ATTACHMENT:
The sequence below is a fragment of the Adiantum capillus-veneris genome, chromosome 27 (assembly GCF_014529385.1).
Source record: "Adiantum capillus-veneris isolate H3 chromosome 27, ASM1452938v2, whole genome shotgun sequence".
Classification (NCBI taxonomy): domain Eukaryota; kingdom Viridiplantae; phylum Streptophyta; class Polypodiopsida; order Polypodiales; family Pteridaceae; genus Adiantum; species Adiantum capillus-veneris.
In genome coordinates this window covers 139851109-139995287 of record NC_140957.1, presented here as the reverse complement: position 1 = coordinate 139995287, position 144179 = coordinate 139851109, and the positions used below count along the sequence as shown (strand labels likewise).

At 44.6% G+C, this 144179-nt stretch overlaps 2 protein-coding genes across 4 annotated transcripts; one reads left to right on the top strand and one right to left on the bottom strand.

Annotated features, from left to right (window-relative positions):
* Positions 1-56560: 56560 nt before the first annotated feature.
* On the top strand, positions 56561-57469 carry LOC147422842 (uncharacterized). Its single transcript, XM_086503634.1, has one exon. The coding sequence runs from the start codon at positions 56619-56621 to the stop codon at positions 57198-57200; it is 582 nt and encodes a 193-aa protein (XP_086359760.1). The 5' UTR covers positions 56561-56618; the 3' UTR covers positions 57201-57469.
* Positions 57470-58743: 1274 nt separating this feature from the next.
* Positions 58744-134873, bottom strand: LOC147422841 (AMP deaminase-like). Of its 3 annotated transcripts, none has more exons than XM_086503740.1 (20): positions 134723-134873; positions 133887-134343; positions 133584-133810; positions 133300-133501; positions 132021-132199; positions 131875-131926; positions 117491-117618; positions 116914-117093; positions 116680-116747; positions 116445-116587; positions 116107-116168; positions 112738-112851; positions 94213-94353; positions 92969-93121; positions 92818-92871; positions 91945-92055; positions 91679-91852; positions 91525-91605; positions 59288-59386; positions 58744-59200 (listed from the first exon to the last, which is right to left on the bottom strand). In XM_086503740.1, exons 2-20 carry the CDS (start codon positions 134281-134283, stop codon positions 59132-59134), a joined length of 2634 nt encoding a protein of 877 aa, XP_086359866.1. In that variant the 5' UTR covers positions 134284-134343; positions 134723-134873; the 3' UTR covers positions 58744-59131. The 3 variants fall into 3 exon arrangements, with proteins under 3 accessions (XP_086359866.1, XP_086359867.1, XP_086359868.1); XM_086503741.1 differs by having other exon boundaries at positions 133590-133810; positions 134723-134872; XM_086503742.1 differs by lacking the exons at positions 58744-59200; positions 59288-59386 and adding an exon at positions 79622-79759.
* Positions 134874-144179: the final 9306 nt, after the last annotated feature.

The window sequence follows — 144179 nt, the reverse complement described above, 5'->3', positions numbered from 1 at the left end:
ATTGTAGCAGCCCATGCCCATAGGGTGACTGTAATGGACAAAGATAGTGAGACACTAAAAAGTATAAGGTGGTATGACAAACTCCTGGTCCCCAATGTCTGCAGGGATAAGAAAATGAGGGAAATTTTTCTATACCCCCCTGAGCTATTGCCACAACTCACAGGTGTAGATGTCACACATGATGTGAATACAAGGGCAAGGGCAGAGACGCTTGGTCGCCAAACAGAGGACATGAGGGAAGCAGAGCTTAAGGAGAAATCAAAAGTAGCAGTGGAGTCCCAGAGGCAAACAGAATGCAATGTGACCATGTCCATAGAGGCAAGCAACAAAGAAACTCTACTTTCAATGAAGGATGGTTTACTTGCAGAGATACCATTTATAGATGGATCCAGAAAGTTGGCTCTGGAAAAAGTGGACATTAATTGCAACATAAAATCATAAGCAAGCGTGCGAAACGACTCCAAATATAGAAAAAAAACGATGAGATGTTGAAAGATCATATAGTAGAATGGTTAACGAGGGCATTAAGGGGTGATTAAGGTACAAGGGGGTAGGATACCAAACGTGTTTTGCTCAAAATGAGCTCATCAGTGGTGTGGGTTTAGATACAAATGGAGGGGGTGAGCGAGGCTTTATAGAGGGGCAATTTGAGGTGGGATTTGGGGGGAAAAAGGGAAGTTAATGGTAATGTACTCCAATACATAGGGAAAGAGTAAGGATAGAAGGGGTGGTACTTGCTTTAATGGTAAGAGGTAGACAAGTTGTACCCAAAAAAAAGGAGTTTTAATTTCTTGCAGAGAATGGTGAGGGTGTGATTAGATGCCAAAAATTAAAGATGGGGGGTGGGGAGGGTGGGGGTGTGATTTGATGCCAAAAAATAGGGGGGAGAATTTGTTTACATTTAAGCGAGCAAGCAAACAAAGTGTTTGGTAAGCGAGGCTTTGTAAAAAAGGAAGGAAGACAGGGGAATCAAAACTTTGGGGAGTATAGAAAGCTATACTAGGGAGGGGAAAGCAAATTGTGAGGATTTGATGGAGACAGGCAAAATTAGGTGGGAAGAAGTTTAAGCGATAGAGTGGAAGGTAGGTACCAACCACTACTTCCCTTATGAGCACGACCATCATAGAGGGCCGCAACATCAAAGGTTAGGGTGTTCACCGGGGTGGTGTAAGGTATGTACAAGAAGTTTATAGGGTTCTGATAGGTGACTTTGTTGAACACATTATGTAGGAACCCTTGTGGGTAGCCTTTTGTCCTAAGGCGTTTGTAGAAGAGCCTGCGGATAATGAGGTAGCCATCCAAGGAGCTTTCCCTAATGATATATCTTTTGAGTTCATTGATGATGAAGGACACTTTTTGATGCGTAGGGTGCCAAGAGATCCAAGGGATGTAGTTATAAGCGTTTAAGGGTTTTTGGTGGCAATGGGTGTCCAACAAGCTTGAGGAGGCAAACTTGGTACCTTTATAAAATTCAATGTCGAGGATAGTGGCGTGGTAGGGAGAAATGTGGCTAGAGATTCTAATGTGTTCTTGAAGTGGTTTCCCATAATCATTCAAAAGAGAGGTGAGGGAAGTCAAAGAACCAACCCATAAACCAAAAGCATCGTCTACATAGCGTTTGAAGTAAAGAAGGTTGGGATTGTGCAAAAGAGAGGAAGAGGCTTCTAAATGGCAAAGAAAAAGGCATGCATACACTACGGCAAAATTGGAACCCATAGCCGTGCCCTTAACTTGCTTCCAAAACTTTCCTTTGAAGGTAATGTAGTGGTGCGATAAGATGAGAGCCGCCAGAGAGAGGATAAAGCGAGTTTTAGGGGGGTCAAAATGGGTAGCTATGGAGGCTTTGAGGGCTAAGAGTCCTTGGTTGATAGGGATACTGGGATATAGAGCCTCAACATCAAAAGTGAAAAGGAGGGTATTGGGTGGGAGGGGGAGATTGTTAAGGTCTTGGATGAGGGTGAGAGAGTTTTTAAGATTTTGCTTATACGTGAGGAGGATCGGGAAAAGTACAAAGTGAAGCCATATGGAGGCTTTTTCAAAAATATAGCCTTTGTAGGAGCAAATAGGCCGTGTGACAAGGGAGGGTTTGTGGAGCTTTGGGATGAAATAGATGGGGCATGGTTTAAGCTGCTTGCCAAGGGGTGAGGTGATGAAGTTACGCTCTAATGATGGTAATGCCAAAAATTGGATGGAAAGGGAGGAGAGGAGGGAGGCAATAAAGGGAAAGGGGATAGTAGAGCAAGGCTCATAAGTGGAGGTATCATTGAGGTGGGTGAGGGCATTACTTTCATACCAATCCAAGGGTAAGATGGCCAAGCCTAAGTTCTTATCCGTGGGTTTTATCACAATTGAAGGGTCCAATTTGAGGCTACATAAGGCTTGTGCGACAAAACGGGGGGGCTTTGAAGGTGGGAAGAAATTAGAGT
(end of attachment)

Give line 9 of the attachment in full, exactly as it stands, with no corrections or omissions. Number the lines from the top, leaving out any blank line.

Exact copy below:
* Positions 57470-58743: 1274 nt separating this feature from the next.